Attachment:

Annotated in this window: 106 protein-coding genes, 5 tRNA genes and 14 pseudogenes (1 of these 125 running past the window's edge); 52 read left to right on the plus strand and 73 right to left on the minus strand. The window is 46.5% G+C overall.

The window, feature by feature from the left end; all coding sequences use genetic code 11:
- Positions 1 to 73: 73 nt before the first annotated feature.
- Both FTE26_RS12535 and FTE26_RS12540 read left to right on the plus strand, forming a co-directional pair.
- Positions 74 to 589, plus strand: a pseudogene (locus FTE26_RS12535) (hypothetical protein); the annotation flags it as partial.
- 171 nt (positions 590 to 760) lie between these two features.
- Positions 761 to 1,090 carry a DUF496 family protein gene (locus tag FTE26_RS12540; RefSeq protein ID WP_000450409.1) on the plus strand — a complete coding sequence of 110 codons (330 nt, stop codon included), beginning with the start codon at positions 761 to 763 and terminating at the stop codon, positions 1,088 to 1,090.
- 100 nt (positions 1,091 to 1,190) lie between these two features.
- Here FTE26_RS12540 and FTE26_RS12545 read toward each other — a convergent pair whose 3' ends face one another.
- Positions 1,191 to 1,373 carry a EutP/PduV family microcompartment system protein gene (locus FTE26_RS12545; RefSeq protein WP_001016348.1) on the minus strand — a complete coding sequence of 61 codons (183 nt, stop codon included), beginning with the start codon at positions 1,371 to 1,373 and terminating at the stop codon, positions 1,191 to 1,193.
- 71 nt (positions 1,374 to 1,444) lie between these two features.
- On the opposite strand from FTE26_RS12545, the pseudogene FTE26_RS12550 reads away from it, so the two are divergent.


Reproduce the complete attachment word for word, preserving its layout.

Annotated in this window: 106 protein-coding genes, 5 tRNA genes and 14 pseudogenes (1 of these 125 running past the window's edge); 52 read left to right on the plus strand and 73 right to left on the minus strand. The window is 46.5% G+C overall.

The window, feature by feature from the left end; all coding sequences use genetic code 11:
- Positions 1 to 73: 73 nt before the first annotated feature.
- Both FTE26_RS12535 and FTE26_RS12540 read left to right on the plus strand, forming a co-directional pair.
- Positions 74 to 589, plus strand: a pseudogene (locus FTE26_RS12535) (hypothetical protein); the annotation flags it as partial.
- 171 nt (positions 590 to 760) lie between these two features.
- Positions 761 to 1,090 carry a DUF496 family protein gene (locus tag FTE26_RS12540; RefSeq protein ID WP_000450409.1) on the plus strand — a complete coding sequence of 110 codons (330 nt, stop codon included), beginning with the start codon at positions 761 to 763 and terminating at the stop codon, positions 1,088 to 1,090.
- 100 nt (positions 1,091 to 1,190) lie between these two features.
- Here FTE26_RS12540 and FTE26_RS12545 read toward each other — a convergent pair whose 3' ends face one another.
- Positions 1,191 to 1,373 carry a EutP/PduV family microcompartment system protein gene (locus FTE26_RS12545; RefSeq protein WP_001016348.1) on the minus strand — a complete coding sequence of 61 codons (183 nt, stop codon included), beginning with the start codon at positions 1,371 to 1,373 and terminating at the stop codon, positions 1,191 to 1,193.
- 71 nt (positions 1,374 to 1,444) lie between these two features.
- On the opposite strand from FTE26_RS12545, the pseudogene FTE26_RS12550 reads away from it, so the two are divergent.